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Rise of the Planet of the Apes: Story Featurette

A behind the scenes look at the new film.

Happy birthday Ms Monroe

Had she lived to see it, today would have been Marilyn Monroe's 85th birthday. To celebrate the life of one of the most photographed women of last century, we've put together a selection of images of her life.

Album: Katia and Marielle Labeque, Gershwin: Rhapsody in Blue; Bernstein: West Side Story (KML)

One misses the opening clarinet glissando to "Rhapsody in Blue", of course, but thereafter they furnish enough dextrous drama to satisfy, with delightful little jazzy touches, while the re-statement of the theme as a cakewalk is entirely in keeping with the mood and momentum of the piece.

Ironclad (15)

The Magnificent Seven, in chainmail. Jonathan English's action movie takes history as its base metal – the siege of Rochester Castle by King John in 1215 – and forges it into the cold steel of Medieval derring-do. Once you get past sniggering at Paul Giamatti as John, it's a pretty enjoyable face-off between the king's mercenary army and a rag-tag band of patriots led by James Purefoy's self-denying Templar knight and Brian Cox's lusty Baron. The trimmings are standard-issue: full-throated Middle Ages cackling, gnarled peasant faces straight out of Brueghel and lots of ferocious hand-to-hand combat with pluming fountains of blood. But it's a persuasive portrayal of a violent era and its harsh privations.

To Kill a Mockingbird, Theatre Royal, York

It is 51 years since Harper Lee's To Kill a Mockingbird was first published. Launched in the midst of the US Civil Rights protests, where young black men and women campaigned for the right to sit in the same public spaces as white citizens, the book captured brilliantly the simmering injustice of the time.

Album: Herrmann, Psycho Suite – Tippett Quartet/Julian Bliss (Signum)

Pigeon-holed by his fame as a film composer, Bernard Herrmann would have heaved a weary sigh at the shower on the cover. But the "Psycho Suite" is only the coda to a disc that otherwise focuses on the lyrical abstractions of Herrmann's European-influenced "Echoes", and the extended "Souvenirs de Voyage".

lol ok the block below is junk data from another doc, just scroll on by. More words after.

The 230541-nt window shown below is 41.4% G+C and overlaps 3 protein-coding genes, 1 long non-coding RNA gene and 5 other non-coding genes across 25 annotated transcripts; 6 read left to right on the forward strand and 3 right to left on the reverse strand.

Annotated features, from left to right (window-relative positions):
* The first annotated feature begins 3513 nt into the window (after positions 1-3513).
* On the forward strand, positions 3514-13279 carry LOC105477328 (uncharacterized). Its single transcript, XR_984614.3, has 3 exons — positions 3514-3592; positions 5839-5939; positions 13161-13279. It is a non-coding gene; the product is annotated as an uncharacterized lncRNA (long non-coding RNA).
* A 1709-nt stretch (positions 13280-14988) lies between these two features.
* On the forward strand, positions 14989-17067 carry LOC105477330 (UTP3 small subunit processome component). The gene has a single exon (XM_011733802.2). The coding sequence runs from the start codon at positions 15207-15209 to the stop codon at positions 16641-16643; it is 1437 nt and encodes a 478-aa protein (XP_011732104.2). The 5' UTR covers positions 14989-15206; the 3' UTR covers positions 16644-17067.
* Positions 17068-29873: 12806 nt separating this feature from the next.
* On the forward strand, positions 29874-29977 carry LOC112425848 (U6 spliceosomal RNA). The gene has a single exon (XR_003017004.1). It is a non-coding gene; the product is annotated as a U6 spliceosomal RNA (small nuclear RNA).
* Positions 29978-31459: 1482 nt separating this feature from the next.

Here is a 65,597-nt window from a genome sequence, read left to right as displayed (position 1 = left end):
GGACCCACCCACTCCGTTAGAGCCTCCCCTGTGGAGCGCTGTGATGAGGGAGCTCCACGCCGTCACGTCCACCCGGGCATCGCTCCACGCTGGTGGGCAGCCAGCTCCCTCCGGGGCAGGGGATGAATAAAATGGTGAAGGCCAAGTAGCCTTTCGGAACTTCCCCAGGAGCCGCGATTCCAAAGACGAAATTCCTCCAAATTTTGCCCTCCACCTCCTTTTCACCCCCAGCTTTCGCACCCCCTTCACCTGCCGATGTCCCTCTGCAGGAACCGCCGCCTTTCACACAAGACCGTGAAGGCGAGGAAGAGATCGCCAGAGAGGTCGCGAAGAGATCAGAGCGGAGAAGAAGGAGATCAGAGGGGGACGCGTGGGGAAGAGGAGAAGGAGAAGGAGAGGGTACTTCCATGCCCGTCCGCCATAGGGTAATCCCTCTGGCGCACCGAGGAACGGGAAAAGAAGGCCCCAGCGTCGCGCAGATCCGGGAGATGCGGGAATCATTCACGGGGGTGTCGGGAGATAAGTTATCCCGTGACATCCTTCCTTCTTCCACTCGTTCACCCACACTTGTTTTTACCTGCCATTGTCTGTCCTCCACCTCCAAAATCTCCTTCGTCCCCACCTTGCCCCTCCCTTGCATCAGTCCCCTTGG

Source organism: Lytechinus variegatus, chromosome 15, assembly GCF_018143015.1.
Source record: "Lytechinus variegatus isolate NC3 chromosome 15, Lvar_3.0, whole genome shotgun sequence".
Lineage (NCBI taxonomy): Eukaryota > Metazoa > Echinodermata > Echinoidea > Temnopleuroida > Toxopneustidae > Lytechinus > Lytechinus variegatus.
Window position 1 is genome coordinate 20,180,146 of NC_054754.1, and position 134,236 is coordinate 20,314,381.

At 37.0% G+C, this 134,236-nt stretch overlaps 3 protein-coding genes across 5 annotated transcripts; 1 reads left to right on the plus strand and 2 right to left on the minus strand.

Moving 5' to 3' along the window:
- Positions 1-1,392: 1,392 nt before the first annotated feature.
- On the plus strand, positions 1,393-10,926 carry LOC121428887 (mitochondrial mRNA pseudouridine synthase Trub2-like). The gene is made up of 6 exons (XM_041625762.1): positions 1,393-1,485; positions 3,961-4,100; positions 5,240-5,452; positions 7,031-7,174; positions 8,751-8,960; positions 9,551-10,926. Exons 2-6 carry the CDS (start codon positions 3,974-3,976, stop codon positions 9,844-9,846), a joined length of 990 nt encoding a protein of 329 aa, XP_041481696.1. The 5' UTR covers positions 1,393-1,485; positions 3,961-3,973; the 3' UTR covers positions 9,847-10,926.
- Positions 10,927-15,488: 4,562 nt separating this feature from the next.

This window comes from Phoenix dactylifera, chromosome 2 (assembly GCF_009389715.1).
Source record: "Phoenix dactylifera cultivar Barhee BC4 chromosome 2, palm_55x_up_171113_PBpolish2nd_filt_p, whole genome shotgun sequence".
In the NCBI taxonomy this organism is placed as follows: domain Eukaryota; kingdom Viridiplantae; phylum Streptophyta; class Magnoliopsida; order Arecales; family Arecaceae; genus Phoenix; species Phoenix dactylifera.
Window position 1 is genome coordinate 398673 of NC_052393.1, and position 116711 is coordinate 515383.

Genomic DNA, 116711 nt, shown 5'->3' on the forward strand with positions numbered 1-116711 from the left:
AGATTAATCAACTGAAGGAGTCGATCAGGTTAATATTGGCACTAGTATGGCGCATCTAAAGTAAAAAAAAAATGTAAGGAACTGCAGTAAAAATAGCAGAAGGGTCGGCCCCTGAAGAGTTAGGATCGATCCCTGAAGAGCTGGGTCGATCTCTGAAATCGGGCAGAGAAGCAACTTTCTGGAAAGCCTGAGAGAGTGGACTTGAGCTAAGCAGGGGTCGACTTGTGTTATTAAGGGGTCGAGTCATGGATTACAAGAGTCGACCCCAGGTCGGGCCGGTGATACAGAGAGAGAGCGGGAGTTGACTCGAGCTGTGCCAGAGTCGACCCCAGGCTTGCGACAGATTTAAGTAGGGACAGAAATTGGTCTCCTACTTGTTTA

The Graduate, By Charles Webb

I'd unfairly dismissed Charles Webb's The Graduate, first published in 1963, as one of those novels outdone by the movie it inspired. But, as Hanif Kureishi remarks in his introduction to this new edition, the book is more than a match for the film, carried along on light and limber prose.

The real Steve McQueen

Hollywood's king of cool is being celebrated in a new season at the BFI. Geoffrey Macnab uncovers the reality behind the action man

Hollywood’s greatest theme tunes

Good movie music enhances the storytelling – and lingers long after the credits have rolled. Geoffrey Macnab picks some of his favourite soundtracks

Story of the scene: Bullitt (1968)

Steve McQueen is in his 1968 GT Ford Mustang. The hit men are in their black 1968 Dodge Charger 440 R/T. What follows, through the streets of San Francisco, is the greatest car chase ever filmed.

Keith Waterhouse

The obituary of Keith Waterhouse (8 September) reminded me of an interview I once did with Albert Finney, who told me a lovely story about his West End debut as a leading man, in Waterhouse's famous play Billy Liar, writes Brian Viner.

Spellbound by Beauty, By Donald Spoto

An innocent female in a Hitchcock film is handcuffed. The actress was obliged to do many takes, "crying out for her manacles to be removed".

Return of Ryan's daughter

Sarah Miles, star of David Lean's 1970 classic drama set in Ireland, is planning a sequel

Once Upon a Time in the West(R/I)

Sergio Leone's frontier parable is a landmark in Westerns, and features not only one of the greatest opening sequences ever made, but also the best use of a harmonica in cinema.

As history it's quite possibly trash, but Leone instinctively grasps the romance of the West, and he uses actors' faces – Henry Fonda, Claudia Cardinale, Jason Robards, Charles Bronson – almost as landscapes in themselves. Memory, desire, ruthlessness, revenge are all here, treated in the only way this director knew – incandescently.

Ulysses and Us, By Declan Kiberd

Next Tuesday marks the 105th anniversary of Bloomsday – the eventful day of 16 June 1904, on which a young aspiring writer called Stephen Dedalus, a Jewish advertising canvasser called Leopold Bloom and his adulterous songbird wife, Molly, played out a bonsai version of Homer's Odyssey in the streets of Dublin. Hundreds of Dubliners throng the streets each year, recreating the characters in costume, on stilts and in carnival floats, breakfasting near Bloom's (now demolished) home in Eccles Street, lunching on cheese sandwiches and Burgundy at Davy Byrne's pub, making the pilgrimage through the day to the cabman's shelter where Bloom and Dedalus converged after midnight.

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Armstrong, left, and Bain's writing credits include Peep Show, Fresh Meat, and The Old Guys